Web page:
Saturday, December 31, 2005

Some thoughts on New Year's Eve

Maylin and I have both been under the weather the past couple of days. She vomited a little last night (this is a girl who has never vomited, but since I pointed out this fact a few days ago, it had to happen), had a fever that went away on its own, and I've had little physical energy and just feel like sleeping all the time. So unfortunately, we'll be missing out on a big New Year's Eve party. John will be going on our behalf. I don't mind at all -- Maylin's sleeping already, I'm going to write as much as I can (because I feel like I can write for forever right now), and I'll go to bed early.

Today is our fourth-year anniversary. John and I didn't have anything else planned for the special day, nor did we get each other presents -- the Christmas ones will have to do. This is typical for us. We don't usually plan anything special for "special" days. I grew up in a household with little or no celebration of birthdays and anniversaries. C'est normal pour moi.

Anniversaries are good for having you reflect on how the relationship's been going. That reminds me, when I meet up with newlyweds who mention a first anniversary or something, I naively open my big mouth and ask, " has the first year been? How do you find married life? Marriage treating you well?" It really is too personal, too intimate to ask about the state of one's marriage, but I've asked it more than once in my life. I'm just a naturally curious person. Not nosey, just genuinely curious.

How do these poor people answer my question? A few minutes of silence, maybe an attempt to dodge the subject, maybe just an "ok." The general feeling I get from these people is not elation, not stars in the eyes. Not a lot of us have read guidebooks on marriage (we probably should) before getting married, but we probably all knew that marriage wasn't going to be like peaches and cream. It's more like a creme brulee -- basically pretty good but soft and vulnerable on the inside, and on the outside, crispy and slightly burnt. The less sugar on the top before the torching, the more fragile that sugary layer is. More sugar, more durable. The sugar may be how much love is in the relationship. The torching may be some tough time you've gone through together. We'll all get a little burnt, but those torchings do make the relationship stronger. Who knew that my favorite dessert would become an excellent metaphor for marriage.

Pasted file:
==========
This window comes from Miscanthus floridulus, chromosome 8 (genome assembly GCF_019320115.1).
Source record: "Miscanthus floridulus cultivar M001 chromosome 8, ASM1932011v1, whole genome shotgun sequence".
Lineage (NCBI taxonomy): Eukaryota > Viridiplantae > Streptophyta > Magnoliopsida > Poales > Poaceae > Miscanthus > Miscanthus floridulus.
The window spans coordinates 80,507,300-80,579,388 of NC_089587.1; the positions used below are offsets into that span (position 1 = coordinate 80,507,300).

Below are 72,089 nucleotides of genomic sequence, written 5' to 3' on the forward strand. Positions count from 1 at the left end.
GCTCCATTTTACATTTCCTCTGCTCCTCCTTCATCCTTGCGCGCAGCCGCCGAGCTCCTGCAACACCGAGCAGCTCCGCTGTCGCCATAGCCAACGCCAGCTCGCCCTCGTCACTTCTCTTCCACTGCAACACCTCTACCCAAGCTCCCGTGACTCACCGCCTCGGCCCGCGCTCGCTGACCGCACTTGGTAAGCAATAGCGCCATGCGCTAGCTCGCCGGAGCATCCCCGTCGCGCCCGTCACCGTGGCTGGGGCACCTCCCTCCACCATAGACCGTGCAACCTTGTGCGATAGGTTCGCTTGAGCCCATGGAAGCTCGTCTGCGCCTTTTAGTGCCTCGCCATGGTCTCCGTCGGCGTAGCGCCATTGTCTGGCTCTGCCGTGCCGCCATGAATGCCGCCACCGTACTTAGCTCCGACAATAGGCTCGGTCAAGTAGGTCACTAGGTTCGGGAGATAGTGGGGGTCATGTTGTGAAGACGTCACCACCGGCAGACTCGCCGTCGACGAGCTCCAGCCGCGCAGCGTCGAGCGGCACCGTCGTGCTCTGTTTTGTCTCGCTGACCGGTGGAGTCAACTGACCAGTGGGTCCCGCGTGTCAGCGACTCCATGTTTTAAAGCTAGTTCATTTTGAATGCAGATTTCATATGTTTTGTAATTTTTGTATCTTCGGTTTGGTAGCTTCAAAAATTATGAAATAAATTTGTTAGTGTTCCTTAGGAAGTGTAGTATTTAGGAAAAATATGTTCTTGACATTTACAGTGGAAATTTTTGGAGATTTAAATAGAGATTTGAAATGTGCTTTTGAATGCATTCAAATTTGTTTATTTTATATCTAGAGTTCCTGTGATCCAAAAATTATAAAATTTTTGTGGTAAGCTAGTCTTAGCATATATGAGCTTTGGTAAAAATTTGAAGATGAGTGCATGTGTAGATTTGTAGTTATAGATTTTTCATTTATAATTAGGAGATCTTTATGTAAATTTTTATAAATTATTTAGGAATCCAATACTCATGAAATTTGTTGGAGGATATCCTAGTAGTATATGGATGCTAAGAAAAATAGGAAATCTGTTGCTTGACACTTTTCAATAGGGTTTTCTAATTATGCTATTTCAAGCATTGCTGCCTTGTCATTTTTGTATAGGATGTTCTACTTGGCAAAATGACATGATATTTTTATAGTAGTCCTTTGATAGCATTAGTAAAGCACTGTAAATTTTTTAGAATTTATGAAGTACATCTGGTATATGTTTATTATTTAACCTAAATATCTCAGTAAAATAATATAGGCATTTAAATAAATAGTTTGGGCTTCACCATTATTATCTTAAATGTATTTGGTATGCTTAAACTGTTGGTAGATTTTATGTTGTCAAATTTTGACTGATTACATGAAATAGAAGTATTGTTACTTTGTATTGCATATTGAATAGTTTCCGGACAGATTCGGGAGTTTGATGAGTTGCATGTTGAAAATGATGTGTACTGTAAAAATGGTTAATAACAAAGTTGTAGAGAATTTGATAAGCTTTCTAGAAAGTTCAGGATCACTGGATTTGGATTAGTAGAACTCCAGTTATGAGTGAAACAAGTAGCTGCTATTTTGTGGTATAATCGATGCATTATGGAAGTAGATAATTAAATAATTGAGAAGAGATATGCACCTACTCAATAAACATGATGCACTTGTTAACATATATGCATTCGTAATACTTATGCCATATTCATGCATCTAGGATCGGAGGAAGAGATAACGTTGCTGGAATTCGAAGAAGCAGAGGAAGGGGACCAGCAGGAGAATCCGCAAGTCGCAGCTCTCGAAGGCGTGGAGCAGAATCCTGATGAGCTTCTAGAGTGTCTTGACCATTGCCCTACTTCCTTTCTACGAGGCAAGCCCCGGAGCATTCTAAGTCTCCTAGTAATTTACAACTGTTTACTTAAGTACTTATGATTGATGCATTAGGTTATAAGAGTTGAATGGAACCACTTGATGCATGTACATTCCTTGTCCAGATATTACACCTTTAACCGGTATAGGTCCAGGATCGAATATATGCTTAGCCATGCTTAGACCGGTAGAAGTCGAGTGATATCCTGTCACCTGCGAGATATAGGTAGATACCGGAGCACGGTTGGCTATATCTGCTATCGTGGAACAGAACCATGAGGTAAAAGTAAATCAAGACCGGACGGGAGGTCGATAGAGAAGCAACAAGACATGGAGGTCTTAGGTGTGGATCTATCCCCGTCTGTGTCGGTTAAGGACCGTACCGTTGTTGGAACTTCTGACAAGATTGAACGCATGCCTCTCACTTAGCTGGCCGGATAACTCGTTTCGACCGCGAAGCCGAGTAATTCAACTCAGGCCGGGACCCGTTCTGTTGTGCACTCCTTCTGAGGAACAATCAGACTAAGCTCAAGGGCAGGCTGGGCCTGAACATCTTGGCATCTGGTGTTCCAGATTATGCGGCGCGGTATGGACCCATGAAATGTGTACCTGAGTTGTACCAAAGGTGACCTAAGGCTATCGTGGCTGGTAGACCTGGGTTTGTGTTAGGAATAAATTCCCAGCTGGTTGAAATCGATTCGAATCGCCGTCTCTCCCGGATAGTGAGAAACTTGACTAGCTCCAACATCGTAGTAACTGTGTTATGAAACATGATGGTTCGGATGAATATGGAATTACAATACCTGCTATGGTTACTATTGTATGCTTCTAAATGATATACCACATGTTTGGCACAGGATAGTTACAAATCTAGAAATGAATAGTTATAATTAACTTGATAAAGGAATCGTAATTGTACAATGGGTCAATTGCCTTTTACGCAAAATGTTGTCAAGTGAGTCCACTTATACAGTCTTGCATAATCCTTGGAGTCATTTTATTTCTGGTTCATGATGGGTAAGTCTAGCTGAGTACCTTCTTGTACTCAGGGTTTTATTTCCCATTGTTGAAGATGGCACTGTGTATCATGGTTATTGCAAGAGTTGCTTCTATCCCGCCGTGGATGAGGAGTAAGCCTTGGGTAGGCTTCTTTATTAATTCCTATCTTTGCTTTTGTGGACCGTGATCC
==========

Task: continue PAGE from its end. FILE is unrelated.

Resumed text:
Speaking of creme brulee, I had to send one back while we were down in Aix-en-Provence this past summer. The top was way too burnt for my taste. I could only swallow one or two bites before I called for the waiter. They were very nice to bring me an improved creme brulee -- the young chef even checked with me if I liked it better. In my shyer, pre-Paris days, I would not have sent back a dish. I'm glad I'm bolder now -- it means I'm not going to waste good money on a ruined dinner. Of course, I will not send a dish back if I mistakenly ordered something. At that same restaurant, I ordered some fried fish as an appetizer. Expecting some nice and crispy battered chunks or filets, I got a large mound of teeny-tiny sea critters looking at me. They were fried, they were fish, but they weren't a very appetizing appetizer. My loss.

While we're on the topic of food...I'm quite amused whenever an American restaurant alters their menu to cater to their host country. I smile when I see the Pizza Hut poster in the metro advertising tartiflette! No, it's not a pizza, but you could probably turn it into a pizza. I always thought tartiflette was a traditional dish of potatoes, bacon or ham, and reblocheron cheese served in the winter, but according to Wikibooks online, it was created in the 1980s to help increase the sales of this particularly smelly, runny cheese. This cheese is actually fantastic (if you buy it from a cheese shop, NOT from the supermarket), and even better in the rich, flavorful tartiflette. I guess Pizza Hut turned this dish into a pizza topping.

Here's the link to more info and a recipe for tartiflette from Wikibooks:

Uh oh, major wave of fatigue hitting me. I guess this is "au revoir" for now. Happy New Year everyone!

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